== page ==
This was in both cultures… not only in the Yup’ik culture where we have practical education and we grew-up with nothing. And in the Western culture we have everything, you know, it’s like I come to the conclusion that I’m real grateful for what they did because if it wasn’t for them I might not be here now. I don’t make any assumptions. I only look at what happened and what it was like and what I’m doing now as a testimony to the good that there is.
And these are people down in the lower 48-states that donated money and food and clothing and everything without even knowing who they were donating to. And when I think about that. I think, there is some good in this world. And I’m a part of that too. It’s like paying it forward. If you do something good it will come back to you … you’ll be able to pass it on to somebody else. I guess my mother loved me enough to send me there. And the people at the home loved me enough to keep me.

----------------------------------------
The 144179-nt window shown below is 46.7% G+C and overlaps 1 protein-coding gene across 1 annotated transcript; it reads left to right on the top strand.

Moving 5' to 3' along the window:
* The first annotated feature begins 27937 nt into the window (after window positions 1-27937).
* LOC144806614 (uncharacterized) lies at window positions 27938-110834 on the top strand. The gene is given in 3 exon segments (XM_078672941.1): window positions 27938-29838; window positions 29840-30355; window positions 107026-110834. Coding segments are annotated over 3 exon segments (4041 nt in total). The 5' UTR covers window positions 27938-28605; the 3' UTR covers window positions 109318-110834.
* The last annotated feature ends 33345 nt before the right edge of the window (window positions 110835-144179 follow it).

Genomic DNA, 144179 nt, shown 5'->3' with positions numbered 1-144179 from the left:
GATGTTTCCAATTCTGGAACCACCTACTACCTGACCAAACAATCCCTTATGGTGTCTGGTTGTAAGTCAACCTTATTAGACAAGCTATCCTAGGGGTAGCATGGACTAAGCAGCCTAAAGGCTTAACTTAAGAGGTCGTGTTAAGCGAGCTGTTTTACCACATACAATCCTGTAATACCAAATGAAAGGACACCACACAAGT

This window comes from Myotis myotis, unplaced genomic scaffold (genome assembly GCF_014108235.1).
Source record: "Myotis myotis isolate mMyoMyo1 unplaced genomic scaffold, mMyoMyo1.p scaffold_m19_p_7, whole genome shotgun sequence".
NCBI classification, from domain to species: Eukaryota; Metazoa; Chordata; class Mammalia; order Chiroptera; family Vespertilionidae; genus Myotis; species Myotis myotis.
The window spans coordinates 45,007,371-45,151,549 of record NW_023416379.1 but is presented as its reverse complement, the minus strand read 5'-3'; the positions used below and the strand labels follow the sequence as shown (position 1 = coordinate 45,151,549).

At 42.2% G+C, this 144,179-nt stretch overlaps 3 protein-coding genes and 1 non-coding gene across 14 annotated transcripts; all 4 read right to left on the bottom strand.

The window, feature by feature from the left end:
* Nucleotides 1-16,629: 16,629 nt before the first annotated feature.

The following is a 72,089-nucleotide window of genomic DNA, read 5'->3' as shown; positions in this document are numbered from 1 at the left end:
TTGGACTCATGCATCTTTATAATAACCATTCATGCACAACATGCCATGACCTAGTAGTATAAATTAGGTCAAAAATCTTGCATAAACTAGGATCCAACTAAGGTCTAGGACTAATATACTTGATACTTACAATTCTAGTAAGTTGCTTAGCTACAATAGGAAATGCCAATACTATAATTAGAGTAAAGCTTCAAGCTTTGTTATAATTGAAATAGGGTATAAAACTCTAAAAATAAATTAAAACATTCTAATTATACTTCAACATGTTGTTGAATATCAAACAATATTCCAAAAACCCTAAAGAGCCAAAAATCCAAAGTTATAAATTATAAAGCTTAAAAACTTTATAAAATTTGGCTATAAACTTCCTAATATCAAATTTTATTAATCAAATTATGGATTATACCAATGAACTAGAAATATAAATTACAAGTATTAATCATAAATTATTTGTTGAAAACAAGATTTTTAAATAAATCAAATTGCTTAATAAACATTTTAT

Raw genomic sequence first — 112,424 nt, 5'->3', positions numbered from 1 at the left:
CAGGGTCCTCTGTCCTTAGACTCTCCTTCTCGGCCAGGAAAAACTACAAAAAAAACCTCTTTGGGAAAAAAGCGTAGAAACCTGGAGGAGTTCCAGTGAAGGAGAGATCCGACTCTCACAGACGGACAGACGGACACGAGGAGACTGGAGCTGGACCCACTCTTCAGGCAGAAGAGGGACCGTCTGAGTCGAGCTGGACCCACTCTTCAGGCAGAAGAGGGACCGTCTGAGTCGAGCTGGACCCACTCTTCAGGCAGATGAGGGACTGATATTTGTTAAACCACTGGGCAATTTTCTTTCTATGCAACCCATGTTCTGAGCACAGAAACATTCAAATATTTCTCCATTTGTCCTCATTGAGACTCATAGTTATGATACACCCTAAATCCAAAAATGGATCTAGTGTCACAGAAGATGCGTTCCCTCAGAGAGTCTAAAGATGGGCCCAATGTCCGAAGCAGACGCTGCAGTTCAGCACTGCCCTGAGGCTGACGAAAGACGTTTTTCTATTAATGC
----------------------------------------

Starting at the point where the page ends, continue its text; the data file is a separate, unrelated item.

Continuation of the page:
If you could narrow your experience down to one word
what would it be?
I don’t know that’s a tough one because words can’t describe some of the experiences that we had. Even though I don’t like to admit it, I would probably have to say Hope. Because I came from a place where we would probably be considered hopeless. Not to me but… because I just wanted to go home. I didn’t care what it was like at home. I just wanted to go there and be there. And even now when I write I like to quote… Desiderata? And it goes something like… go placidly amidst this noise and haste and remember what peace there may be in silence. As far as possible without surrender be on good terms with all persons. And then it goes into all these different things and in the end it says, with all the sham, drudgery and broken dreams it is still a beautiful world. Strive to be happy. Sometimes when I think about happiness, even though I didn’t want to be there I had to accept the fact that I was.